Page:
UNH Whittemore School of Business and Economics
 

New Book by UNH Finance Professor Offers Blueprint for Corporate Governance

By Denise Hart
UNH News Bureau
603-862-1462

February 17, 2003


DURHAM, N.H. -- As the corporate empires of Enron, Global Crossing, Tyco and others came tumbling down in the last year, questions about who was responsible for these debacles sent federal and state policymakers into a frenzy of investigation and revaluation of the current system of checks and balances on the market.

Fred Kaen, professor of finance at the University of New Hampshire's Whittemore School of Business and Economics, explores the contemporary questions, financial history and solutions to the current dilemma in his new book, A Blueprint for Corporate Governance: Strategy, Accountability and the Preservation of Shareholder Value (published by the American Management Association).

Kaen addresses the topics from an investor and managerial perspective. How did the current organizational structure of the shareholders, boards of directors, CEOs and managers fail to protect investors? Why are transparency in reporting, investor protection laws and efficient markets critical for shareholders and others to monitor managers and prevent them from squandering resources on themselves and insiders? What are the ethics and potential conflicts of interest involved when an accounting firm audits a company's books and then becomes its consultant?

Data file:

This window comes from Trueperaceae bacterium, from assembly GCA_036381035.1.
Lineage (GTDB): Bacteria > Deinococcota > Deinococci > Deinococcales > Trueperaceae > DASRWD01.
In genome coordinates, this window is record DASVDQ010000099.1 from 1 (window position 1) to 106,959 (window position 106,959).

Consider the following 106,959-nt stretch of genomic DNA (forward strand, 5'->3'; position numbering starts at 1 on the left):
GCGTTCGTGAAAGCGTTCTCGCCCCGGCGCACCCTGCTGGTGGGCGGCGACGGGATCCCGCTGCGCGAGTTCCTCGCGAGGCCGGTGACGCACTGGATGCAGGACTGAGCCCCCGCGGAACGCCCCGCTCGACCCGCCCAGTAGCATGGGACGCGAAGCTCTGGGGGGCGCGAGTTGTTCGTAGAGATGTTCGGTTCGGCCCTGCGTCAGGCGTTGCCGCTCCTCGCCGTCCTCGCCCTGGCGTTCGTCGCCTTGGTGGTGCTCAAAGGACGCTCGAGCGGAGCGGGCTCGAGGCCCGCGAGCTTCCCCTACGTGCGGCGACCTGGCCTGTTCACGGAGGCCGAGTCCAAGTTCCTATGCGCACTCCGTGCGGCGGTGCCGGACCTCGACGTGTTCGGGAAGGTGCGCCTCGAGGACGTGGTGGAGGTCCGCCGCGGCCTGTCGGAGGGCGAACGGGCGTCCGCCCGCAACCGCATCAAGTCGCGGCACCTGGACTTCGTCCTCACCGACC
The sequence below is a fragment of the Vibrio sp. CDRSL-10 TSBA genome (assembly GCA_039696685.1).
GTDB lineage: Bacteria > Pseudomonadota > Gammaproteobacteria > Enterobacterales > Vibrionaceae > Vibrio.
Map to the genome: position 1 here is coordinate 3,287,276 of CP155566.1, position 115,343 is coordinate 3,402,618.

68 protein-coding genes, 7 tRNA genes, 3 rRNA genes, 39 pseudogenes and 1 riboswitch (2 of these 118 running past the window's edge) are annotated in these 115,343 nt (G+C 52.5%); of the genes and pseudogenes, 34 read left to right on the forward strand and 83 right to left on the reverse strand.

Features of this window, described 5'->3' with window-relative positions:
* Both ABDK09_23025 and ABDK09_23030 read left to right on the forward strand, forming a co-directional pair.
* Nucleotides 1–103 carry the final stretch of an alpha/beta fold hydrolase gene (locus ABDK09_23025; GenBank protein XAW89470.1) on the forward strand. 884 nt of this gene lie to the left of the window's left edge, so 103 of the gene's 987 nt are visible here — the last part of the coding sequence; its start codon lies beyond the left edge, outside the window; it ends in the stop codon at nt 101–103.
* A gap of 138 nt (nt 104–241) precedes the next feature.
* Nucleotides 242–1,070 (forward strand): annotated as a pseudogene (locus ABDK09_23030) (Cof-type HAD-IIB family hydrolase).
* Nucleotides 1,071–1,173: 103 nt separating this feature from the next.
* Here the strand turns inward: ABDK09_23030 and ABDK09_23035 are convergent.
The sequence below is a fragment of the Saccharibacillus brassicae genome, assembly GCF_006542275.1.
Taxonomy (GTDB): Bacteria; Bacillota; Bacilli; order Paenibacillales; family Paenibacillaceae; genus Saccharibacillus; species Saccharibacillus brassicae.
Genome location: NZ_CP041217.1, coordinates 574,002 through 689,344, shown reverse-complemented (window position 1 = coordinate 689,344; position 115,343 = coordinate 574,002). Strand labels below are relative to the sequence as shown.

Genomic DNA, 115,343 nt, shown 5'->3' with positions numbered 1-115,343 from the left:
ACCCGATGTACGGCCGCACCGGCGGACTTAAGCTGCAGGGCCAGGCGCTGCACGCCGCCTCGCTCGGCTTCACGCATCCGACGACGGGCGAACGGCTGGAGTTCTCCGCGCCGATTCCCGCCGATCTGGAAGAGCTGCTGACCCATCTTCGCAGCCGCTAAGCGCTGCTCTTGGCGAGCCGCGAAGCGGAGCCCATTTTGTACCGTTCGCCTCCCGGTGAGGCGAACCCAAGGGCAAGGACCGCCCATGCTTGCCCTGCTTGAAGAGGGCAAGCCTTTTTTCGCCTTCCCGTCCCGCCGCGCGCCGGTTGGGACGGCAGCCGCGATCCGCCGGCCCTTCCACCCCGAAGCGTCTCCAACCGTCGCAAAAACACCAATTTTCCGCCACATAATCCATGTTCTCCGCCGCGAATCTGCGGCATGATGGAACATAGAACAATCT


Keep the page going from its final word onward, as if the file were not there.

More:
The model Kaen offers relies on informed investors to monitor and control managers. However, for this model to work, the investors must have access to understandable financial information about the company prepared by an accounting profession that is not beholden to corporate management. Also, security laws that protect public investors from insiders and let investors exercise their rights as owners of the company must exist. Finally, financial markets must be transparent and efficient; otherwise, investors will not entrust their savings to the businesses.

Kaen teaches corporate and international finance at the Whittemore School, where he has been a faculty member since 1973. He is the author of numerous articles and books and has been a visiting professor at Germany's Hamburg University, the Norwegian School of Business in Oslo, The Norwegian School of Economics and Business in Bergen and Hungary's Budapest University of Economic Sciences and Administration.

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